Tag Archives: suicide

Ray Monk

‘Concerning what you write about thoughts of suicide,’ Engelmann added, ‘my thoughts are as follows’:

Behind such thoughts, just as in others, there can probably lie something of a noble motive. But that this motive shows itself in this way, that it takes the form of a contemplation of suicide, is certainly wrong. Suicide is certainly a mistake. So long as a person lives, he is never completely lost. What drives a man to suicide is, however, the fear that he is completely lost. This fear is, in view of what has already been said, ungrounded. In this fear a person does the worst thing he can do, he deprives himself of the time in which it would be possible for him to escape being lost.

‘You undoubtedly know all this better than I,’ wrote Engelmann, excusing himself for appearing to have something to teach Wittgenstein, ‘but one sometimes forgets what one knows.’

Ray Monk, Ludwig Wittgenstein: The Duty of Genius, London, 1990, pp. 186-187

Hunter Thompson

No More Games. No More Bombs. No More Walking. No More Fun. No More Swimming. 67. That is 17 years past 50. 17 more than I needed or wanted. Boring. I am always bitchy. No Fun — for anybody. 67. You are getting Greedy. Act your old age. Relax — This won’t hurt.

Hunter Thompson, ‘Football Season Is Over’, February 16th, 2005

William Styron

My more specific purpose in consulting Dr. Gold was to obtain help through pharmacology-though this too was, alas, a chimera for a bottomed out victim such as I had become.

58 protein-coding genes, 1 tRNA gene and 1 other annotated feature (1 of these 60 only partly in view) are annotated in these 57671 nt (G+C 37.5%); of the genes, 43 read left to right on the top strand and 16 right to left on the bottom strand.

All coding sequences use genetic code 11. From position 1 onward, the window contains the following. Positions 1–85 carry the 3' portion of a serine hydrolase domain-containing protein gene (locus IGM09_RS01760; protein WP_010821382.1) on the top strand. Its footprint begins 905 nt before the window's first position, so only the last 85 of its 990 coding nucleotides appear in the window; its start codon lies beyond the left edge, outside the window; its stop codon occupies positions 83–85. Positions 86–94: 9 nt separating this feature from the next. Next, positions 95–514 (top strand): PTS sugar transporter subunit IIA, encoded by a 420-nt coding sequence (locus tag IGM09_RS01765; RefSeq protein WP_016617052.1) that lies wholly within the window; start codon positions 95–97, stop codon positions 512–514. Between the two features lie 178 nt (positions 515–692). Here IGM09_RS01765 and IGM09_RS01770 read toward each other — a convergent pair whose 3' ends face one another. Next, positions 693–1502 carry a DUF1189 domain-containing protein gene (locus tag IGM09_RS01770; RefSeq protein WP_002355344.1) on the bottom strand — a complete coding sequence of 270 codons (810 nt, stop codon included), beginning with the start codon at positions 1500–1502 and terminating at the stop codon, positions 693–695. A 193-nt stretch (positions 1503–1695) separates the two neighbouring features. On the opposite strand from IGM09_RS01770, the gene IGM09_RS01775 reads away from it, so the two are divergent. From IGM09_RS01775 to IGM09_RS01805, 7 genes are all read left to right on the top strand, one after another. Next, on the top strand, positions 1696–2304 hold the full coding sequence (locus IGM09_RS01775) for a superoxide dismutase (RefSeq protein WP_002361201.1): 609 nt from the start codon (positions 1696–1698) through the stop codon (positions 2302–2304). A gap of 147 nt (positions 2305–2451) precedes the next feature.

He asked me if I was suicidal, and I reluctantly told him yes. I did not particularize–since there seemed no need to–did not tell him that in truth many of the artifacts of my house had become potential devices for my own destruction: the attic rafters (and an outside maple or two) a means to hang myself, the garage a place to inhale carbon monoxide, the bathtub a vessel to receive the flow from my opened arteries. The kitchen knives in their drawers had but one purpose for me. Death by heart attack seemed particularly inviting, absolving me as it would of active responsibility, and I had toyed with the idea of self-induced pneumonia –a long, frigid, shirt-sleeved hike through the rainy woods. Nor had I overlooked an ostensible accident, a la Randall Jarrell, by walking in front of a truck on the highway nearby. These thoughts may seem outlandishly macabre–a strained joke–but they are genuine. They are doubtless especially repugnant to healthy Americans, with their faith in self improvement. Yet in truth such hideous fantasies, which cause well people to shudder, are to the deeply depressed mind what lascivious daydreams are to persons of robust sexuality.

William Styron, Darkness Visible: a Memoir of Madness, New York, 1990, p. 53

Juan José Sebreli

La pasión por el juego, no menos que por el cine, la música o el coleccionismo de cualquier clase, libera al hombre de la angustia. Un personaje de Balzac, jugador empedernido, estaba deprimido y había decidido suicidarse cuando llegó un amigo y le propuso una partida. El suicida en ciernes abandonó de inmediato su proyecto y corrió entusiasmado a la mesa de juego. Hay pasiones que pierden al hombre, pero el que no tiene ninguna está irremisiblemente perdido.

Juan José Sebreli, Cuadernos, Buenos Aires, p. 61

David Benatar

That suicide harms those who are thereby bereaved is part of the tragedy of coming into existence. We find ourselves in a kind of trap. We have already come into existence. To end our existence causes immense pain to those we love and for whom we care. Potential procreators would do well to consider this trap they lay when they produce offspring.

David Benatar, Better Never to Have Been: The Harm of Coming into Existence, Oxford, 2006, p. 220